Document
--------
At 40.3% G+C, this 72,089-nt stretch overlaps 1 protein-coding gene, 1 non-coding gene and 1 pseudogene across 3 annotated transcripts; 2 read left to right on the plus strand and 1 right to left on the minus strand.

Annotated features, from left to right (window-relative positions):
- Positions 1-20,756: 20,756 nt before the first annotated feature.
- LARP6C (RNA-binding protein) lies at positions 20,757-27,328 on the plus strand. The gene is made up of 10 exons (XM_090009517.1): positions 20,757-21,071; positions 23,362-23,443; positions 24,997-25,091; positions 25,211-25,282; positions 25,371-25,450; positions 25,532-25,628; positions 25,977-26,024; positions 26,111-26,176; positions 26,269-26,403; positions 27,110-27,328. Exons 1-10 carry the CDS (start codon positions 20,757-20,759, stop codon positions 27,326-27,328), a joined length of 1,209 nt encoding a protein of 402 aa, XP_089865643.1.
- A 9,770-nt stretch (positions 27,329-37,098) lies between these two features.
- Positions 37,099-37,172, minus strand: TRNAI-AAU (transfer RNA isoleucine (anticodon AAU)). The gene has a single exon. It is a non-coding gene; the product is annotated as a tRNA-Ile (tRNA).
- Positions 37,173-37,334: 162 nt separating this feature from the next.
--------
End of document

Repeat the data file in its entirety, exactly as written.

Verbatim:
At 40.3% G+C, this 72,089-nt stretch overlaps 1 protein-coding gene, 1 non-coding gene and 1 pseudogene across 3 annotated transcripts; 2 read left to right on the plus strand and 1 right to left on the minus strand.

Annotated features, from left to right (window-relative positions):
- Positions 1-20,756: 20,756 nt before the first annotated feature.
- LARP6C (RNA-binding protein) lies at positions 20,757-27,328 on the plus strand. The gene is made up of 10 exons (XM_090009517.1): positions 20,757-21,071; positions 23,362-23,443; positions 24,997-25,091; positions 25,211-25,282; positions 25,371-25,450; positions 25,532-25,628; positions 25,977-26,024; positions 26,111-26,176; positions 26,269-26,403; positions 27,110-27,328. Exons 1-10 carry the CDS (start codon positions 20,757-20,759, stop codon positions 27,326-27,328), a joined length of 1,209 nt encoding a protein of 402 aa, XP_089865643.1.
- A 9,770-nt stretch (positions 27,329-37,098) lies between these two features.
- Positions 37,099-37,172, minus strand: TRNAI-AAU (transfer RNA isoleucine (anticodon AAU)). The gene has a single exon. It is a non-coding gene; the product is annotated as a tRNA-Ile (tRNA).
- Positions 37,173-37,334: 162 nt separating this feature from the next.